“We did something really special, obviously, winning the Big East Tournament,” Batts added, “but I felt like we were national championship level with the type of team we had. To this day I always think, ‘What if I got a chance to play with Kris — to really play with Kris? That was another big reason why I wanted to come back. I thought, ‘Alright, I’m going to have the best point guard in the country.’ I already knew what he was going to be. He just wasn’t able to prove that yet. I was just thinking about all of the opportunities to play with Kris and Cotton and Bucks.”

Inconsistency in the Regular Season

Despite a roster that was reshaped on the fly, the 2013-14 Friars reeled off six consecutive wins to start the regular season. They took out Boston College in overtime in the season opener (get used to reading about OT) and Harris was productive in the Paradise Jam in the Virgin Islands, leading the team in scoring against Vanderbilt and LaSalle.

The Friars lost the championship of the Paradise Jam to Maryland, 56-52, but won four of their next five games — with the only loss coming to Kentucky at the Barclay’s Center.

January and February were marked with inconsistency. PC closed December with an overtime loss at #23 UMass, kicked off Big East play with a double overtime defeat at home to Seton Hall, and then were run out of the building at Villanova (91-61).

Those three losses left Providence 10-5 overall and 0-2 in conference. PC then got hot, winning five straight games, including in double overtime at St. John’s and in convincing fashion versus #20 Creighton and their superstar Doug McDermott.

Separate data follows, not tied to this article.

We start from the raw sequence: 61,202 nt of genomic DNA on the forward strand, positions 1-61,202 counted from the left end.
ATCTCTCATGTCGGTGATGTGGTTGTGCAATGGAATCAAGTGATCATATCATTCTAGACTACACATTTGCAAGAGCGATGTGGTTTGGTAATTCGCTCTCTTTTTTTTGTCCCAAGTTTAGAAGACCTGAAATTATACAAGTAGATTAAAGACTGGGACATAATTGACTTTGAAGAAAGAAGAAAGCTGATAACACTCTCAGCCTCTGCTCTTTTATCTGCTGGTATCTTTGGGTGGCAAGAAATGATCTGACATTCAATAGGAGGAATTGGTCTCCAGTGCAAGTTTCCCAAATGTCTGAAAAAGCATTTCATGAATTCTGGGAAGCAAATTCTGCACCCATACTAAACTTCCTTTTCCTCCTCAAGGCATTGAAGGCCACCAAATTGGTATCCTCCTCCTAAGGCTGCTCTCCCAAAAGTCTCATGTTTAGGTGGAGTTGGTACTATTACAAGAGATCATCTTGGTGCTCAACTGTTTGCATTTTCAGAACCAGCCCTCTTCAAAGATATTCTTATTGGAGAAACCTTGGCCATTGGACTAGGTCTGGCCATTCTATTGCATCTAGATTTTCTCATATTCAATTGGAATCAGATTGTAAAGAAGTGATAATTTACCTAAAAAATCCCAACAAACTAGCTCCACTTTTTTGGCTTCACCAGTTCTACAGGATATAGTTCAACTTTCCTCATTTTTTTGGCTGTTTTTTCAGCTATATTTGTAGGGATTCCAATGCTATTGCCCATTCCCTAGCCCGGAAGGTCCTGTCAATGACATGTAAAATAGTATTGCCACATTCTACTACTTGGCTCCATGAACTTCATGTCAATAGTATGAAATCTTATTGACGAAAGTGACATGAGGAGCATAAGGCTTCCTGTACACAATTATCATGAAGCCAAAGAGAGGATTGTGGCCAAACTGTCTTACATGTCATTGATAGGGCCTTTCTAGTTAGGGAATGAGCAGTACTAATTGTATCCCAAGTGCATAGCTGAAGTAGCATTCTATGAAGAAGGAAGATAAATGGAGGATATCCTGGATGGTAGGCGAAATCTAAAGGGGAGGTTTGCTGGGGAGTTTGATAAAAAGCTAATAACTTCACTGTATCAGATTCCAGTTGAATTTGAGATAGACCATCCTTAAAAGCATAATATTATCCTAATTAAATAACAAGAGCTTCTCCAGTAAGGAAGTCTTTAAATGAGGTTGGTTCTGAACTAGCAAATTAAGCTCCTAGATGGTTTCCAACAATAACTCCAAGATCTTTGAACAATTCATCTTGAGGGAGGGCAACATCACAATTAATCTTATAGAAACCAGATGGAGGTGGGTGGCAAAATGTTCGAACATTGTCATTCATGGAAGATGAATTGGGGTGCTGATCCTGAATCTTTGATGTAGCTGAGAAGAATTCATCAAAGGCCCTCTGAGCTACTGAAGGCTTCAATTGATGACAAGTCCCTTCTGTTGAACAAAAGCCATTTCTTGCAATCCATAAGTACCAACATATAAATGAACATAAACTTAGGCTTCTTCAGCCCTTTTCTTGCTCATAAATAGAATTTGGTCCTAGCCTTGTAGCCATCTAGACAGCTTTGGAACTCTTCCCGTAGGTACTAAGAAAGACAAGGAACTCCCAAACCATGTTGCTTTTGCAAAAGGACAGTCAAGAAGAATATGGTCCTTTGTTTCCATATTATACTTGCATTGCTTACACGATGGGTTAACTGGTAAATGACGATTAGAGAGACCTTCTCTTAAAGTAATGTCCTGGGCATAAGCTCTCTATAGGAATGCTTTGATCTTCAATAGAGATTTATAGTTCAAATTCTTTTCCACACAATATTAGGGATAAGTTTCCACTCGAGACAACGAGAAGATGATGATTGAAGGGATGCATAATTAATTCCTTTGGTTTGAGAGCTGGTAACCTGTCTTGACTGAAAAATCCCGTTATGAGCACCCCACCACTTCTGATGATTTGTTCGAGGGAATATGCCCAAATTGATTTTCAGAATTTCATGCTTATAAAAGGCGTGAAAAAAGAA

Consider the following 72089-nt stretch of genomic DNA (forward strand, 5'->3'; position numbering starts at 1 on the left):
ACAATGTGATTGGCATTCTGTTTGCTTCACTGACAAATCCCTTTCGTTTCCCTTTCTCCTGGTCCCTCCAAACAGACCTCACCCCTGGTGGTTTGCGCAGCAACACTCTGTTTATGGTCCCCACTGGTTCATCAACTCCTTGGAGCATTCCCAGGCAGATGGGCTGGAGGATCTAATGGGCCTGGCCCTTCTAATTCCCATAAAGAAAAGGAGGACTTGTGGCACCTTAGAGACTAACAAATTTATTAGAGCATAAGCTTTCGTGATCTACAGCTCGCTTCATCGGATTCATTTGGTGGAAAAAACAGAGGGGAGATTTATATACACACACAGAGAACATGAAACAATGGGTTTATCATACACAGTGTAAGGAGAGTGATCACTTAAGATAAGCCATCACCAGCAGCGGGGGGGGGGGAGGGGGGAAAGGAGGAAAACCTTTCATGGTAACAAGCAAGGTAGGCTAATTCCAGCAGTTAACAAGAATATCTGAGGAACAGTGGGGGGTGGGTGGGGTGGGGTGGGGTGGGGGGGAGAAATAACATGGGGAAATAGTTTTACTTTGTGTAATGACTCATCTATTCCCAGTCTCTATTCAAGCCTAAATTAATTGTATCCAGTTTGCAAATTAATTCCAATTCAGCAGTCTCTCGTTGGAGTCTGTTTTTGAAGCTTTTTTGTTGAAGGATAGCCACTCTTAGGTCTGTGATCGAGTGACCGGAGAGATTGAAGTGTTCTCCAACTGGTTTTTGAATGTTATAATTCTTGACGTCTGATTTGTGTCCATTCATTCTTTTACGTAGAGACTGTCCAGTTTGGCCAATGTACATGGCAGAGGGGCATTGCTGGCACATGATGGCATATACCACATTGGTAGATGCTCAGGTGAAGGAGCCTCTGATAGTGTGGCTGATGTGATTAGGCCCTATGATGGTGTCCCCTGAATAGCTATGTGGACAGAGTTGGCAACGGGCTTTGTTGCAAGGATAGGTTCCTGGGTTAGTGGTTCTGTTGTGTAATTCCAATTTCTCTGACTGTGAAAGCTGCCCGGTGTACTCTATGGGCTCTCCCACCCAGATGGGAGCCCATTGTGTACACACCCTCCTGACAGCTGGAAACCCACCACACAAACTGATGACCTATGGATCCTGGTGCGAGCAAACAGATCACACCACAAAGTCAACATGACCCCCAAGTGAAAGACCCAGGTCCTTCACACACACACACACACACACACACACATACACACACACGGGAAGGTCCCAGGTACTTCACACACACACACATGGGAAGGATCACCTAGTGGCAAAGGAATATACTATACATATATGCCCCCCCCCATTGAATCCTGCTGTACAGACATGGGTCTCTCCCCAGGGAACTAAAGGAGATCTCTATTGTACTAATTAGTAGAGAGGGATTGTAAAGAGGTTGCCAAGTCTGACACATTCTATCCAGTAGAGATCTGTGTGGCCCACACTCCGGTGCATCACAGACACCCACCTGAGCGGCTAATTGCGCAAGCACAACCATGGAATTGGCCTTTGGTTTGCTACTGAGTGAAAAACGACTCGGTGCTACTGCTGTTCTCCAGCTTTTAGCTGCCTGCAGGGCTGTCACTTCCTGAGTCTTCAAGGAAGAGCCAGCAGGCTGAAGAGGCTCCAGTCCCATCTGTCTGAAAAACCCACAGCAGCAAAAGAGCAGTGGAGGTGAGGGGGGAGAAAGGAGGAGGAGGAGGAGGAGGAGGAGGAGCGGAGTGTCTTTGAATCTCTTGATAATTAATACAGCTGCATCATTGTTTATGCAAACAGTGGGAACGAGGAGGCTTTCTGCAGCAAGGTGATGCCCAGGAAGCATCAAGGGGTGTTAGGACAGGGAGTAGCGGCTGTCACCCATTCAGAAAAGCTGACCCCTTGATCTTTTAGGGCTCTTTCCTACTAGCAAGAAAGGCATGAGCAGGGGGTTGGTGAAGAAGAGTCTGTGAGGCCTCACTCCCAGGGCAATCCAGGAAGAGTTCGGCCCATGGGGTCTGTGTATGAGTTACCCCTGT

Cotton was nothing short of heroic against the Johnnies: 50 minutes played, 21 points, nine rebounds, eight assists, and a key sequence late.

With PC trailing by one with under 20 seconds remaining, Cotton forced a jump ball which gave possession back to the Friars. He then finished a difficult 3-point play to win it.

Creighton was 15-2 before falling to Providence — the Jays’ first loss in Big East play after starting 5-0. Providence led by as many as 20, as Cotton (20) and Henton (19) led four Friars in double figure scoring.

February brought a swoon that looked to have dashed Providence’s NCAA tournament dreams. PC went 2-5 from Jan. 30 — Feb. 18 with both wins coming against DePaul.

The fifth and final loss may have turned the season around, however. PC took #9 Villanova to double overtime at the Dunk before Ryan Arcidiacono finished a 3-point play in the closing seconds to seal the win. It was a game marked by highlight plays — Henton’s late 3 to send it to overtime, Cotton finishing an impossible reverse layup to tie it late in OT, and Cotton later burying a 3 to tie the game once again in double overtime.